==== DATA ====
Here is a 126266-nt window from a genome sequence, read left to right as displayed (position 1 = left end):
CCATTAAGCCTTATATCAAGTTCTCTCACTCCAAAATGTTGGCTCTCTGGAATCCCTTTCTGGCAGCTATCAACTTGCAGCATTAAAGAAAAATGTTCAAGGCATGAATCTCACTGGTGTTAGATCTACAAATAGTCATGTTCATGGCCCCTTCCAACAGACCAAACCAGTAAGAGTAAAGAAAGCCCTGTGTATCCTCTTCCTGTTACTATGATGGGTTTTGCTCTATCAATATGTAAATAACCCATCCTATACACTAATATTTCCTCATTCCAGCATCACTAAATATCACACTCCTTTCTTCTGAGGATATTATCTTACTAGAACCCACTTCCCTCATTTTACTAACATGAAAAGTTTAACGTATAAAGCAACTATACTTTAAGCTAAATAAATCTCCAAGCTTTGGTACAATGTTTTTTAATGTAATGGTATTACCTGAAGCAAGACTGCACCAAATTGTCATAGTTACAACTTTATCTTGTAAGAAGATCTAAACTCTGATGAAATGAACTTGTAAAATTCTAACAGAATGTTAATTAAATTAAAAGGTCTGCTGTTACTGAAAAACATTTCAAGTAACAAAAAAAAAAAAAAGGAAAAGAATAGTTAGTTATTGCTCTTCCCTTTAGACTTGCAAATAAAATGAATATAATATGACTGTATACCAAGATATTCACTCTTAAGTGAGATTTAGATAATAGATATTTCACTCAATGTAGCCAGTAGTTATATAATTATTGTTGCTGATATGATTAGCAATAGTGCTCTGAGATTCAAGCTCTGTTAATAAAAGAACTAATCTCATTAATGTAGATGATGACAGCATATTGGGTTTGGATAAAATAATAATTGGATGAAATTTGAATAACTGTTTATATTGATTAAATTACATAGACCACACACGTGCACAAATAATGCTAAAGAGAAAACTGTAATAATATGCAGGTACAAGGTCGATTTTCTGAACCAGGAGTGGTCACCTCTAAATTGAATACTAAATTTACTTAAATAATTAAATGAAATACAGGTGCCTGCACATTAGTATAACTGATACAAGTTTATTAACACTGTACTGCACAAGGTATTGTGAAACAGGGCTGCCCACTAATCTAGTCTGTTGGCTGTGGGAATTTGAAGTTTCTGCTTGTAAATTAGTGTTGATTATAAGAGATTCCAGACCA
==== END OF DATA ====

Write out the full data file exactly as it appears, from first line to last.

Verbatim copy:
Here is a 126266-nt window from a genome sequence, read left to right as displayed (position 1 = left end):
CCATTAAGCCTTATATCAAGTTCTCTCACTCCAAAATGTTGGCTCTCTGGAATCCCTTTCTGGCAGCTATCAACTTGCAGCATTAAAGAAAAATGTTCAAGGCATGAATCTCACTGGTGTTAGATCTACAAATAGTCATGTTCATGGCCCCTTCCAACAGACCAAACCAGTAAGAGTAAAGAAAGCCCTGTGTATCCTCTTCCTGTTACTATGATGGGTTTTGCTCTATCAATATGTAAATAACCCATCCTATACACTAATATTTCCTCATTCCAGCATCACTAAATATCACACTCCTTTCTTCTGAGGATATTATCTTACTAGAACCCACTTCCCTCATTTTACTAACATGAAAAGTTTAACGTATAAAGCAACTATACTTTAAGCTAAATAAATCTCCAAGCTTTGGTACAATGTTTTTTAATGTAATGGTATTACCTGAAGCAAGACTGCACCAAATTGTCATAGTTACAACTTTATCTTGTAAGAAGATCTAAACTCTGATGAAATGAACTTGTAAAATTCTAACAGAATGTTAATTAAATTAAAAGGTCTGCTGTTACTGAAAAACATTTCAAGTAACAAAAAAAAAAAAAAGGAAAAGAATAGTTAGTTATTGCTCTTCCCTTTAGACTTGCAAATAAAATGAATATAATATGACTGTATACCAAGATATTCACTCTTAAGTGAGATTTAGATAATAGATATTTCACTCAATGTAGCCAGTAGTTATATAATTATTGTTGCTGATATGATTAGCAATAGTGCTCTGAGATTCAAGCTCTGTTAATAAAAGAACTAATCTCATTAATGTAGATGATGACAGCATATTGGGTTTGGATAAAATAATAATTGGATGAAATTTGAATAACTGTTTATATTGATTAAATTACATAGACCACACACGTGCACAAATAATGCTAAAGAGAAAACTGTAATAATATGCAGGTACAAGGTCGATTTTCTGAACCAGGAGTGGTCACCTCTAAATTGAATACTAAATTTACTTAAATAATTAAATGAAATACAGGTGCCTGCACATTAGTATAACTGATACAAGTTTATTAACACTGTACTGCACAAGGTATTGTGAAACAGGGCTGCCCACTAATCTAGTCTGTTGGCTGTGGGAATTTGAAGTTTCTGCTTGTAAATTAGTGTTGATTATAAGAGATTCCAGACCA